JERUSALEM: A Jerusalem bishop said Wednesday he was “dismayed” by the desecration of dozens of Christian graves on the edge of the Old City, as police probed the vandalism.
Stone graves lay in pieces with crosses toppled at the Protestant cemetery on Mount Zion, where Christians believe Jesus’s Last Supper took place.
Church authorities said the damage was discovered on Tuesday, while security camera footage from January 1 showed two men or boys vandalizing the site while wearing Jewish attire.
“These criminal acts were motivated by religious bigotry and hatred against Christians,” the Episcopal Diocese of Jerusalem said in a statement.
Israeli police said they had launched an investigation into “the defacement of a large number of tombstones in the Protestant cemetery”.
Standing before one of the damaged graves, Naoum said: “We are not only dismayed but we are very much saddened.”
The bishop said the cemetery was established in the mid-19th century and is the final resting place of figures including clergy, scientists and politicians.
Israel’s foreign ministry called for the perpetrators to be prosecuted, writing on Twitter that “this immoral act is an affront to religion.”
Mount Zion lies outside the Old City walls and has drawn pilgrims for centuries. It is also revered by Jews, as the burial place of biblical King David.
In December 2021, church leaders warned that “Christians have become the target of frequent and sustained attacks by fringe radical groups” in Jerusalem and the wider Holy Land.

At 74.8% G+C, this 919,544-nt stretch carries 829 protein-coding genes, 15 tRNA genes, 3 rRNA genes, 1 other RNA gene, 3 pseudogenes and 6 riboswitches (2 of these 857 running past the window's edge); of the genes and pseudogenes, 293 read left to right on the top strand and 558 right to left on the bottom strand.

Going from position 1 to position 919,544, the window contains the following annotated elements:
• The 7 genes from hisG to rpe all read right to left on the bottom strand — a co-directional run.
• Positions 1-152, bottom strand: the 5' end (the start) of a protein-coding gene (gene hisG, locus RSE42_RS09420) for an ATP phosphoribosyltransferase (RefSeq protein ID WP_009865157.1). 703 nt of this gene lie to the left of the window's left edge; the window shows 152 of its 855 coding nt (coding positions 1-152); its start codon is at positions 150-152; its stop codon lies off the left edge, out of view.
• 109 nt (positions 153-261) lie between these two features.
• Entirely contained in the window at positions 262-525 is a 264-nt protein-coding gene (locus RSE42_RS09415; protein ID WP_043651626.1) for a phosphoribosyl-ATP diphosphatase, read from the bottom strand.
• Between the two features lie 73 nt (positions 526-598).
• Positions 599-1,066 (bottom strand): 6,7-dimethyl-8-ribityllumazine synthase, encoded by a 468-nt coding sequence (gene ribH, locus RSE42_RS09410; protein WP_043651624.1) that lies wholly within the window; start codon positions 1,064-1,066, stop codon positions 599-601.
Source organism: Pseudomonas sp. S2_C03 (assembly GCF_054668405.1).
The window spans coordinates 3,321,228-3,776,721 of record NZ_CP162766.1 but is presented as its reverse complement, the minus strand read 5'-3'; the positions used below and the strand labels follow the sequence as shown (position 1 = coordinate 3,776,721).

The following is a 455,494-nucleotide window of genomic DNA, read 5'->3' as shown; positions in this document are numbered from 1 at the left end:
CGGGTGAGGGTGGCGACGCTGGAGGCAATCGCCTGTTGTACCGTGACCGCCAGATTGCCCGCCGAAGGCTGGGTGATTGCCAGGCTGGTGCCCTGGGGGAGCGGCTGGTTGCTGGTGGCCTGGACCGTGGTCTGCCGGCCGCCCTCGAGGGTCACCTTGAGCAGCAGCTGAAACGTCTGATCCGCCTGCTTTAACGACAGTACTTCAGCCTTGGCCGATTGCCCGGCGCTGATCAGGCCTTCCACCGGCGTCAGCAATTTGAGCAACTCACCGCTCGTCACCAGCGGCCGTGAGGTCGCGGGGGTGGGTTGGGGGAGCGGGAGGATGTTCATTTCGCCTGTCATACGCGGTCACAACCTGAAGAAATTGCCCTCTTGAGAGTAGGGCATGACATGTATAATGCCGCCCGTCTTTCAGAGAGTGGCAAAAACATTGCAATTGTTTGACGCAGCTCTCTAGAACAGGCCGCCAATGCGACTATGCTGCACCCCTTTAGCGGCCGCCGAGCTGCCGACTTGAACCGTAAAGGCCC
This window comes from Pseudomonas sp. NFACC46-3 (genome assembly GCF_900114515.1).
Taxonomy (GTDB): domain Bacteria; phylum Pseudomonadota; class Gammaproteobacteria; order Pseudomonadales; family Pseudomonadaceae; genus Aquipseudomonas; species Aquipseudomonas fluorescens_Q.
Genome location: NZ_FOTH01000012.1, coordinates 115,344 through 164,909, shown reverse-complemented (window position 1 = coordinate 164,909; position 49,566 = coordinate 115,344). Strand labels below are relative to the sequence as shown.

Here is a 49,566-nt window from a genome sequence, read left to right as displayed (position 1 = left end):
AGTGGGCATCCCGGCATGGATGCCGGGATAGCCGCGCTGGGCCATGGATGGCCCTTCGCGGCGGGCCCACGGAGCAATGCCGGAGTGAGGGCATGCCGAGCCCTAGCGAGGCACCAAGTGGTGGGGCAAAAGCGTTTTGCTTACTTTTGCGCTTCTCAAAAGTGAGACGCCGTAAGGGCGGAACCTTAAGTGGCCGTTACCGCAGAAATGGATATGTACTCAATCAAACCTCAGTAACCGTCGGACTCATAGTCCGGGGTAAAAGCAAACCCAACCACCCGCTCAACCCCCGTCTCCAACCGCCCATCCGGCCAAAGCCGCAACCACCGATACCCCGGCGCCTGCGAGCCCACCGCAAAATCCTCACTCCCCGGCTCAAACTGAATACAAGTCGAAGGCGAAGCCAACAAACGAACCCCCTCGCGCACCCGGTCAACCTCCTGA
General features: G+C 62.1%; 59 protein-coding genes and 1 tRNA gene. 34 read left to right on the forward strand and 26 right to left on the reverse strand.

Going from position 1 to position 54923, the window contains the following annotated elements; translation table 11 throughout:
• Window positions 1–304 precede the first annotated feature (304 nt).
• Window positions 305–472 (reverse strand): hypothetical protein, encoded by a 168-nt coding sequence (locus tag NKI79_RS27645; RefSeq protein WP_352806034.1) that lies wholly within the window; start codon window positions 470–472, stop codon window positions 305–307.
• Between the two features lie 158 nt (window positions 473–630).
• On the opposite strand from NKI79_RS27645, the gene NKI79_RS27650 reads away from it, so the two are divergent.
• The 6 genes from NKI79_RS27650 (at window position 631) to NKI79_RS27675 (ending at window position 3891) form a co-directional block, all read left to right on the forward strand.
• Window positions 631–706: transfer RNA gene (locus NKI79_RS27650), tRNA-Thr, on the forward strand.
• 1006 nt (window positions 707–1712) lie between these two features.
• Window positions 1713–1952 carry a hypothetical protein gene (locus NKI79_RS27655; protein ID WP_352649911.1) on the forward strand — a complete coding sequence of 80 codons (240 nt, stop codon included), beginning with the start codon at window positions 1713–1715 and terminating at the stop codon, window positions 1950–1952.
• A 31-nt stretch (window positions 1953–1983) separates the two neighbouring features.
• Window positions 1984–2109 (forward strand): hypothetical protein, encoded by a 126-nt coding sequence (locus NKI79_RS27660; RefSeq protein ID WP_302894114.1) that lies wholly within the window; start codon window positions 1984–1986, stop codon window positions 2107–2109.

The statement criticized inaction by law enforcement and local officials, accusations deemed “baseless” by the Israeli foreign ministry.
Diplomats said both the United Arab Emirates and China asked the UN Security Council to meet publicly to discuss the issue, likely on Thursday.
Palestinian President Mahmoud Abbas said he would seek a Security Council condemnation, a statement published by the Palestinian WAFA News Agency said.
When asked about the visit, a White House National Security Council spokesperson said any unilateral action that jeopardizes the status quo of Jerusalem holy sites is unacceptable.
In an apparent effort to lower the temperature, an official in Israeli Prime Minister Benjamin Netanyahu’s office said the premier was fully committed to the site’s decades-old status quo allowing only Muslim worship there.
Al Aqsa is a symbol for Palestinian hopes of securing a state, a goal that looks ever bleaker with Ben-Gvir and other far-right allies now in Netanyahu’s government.
The European Union’s Middle East envoy Sven Koopmans said the status quo must be maintained. (Int’l Monitoring Desk)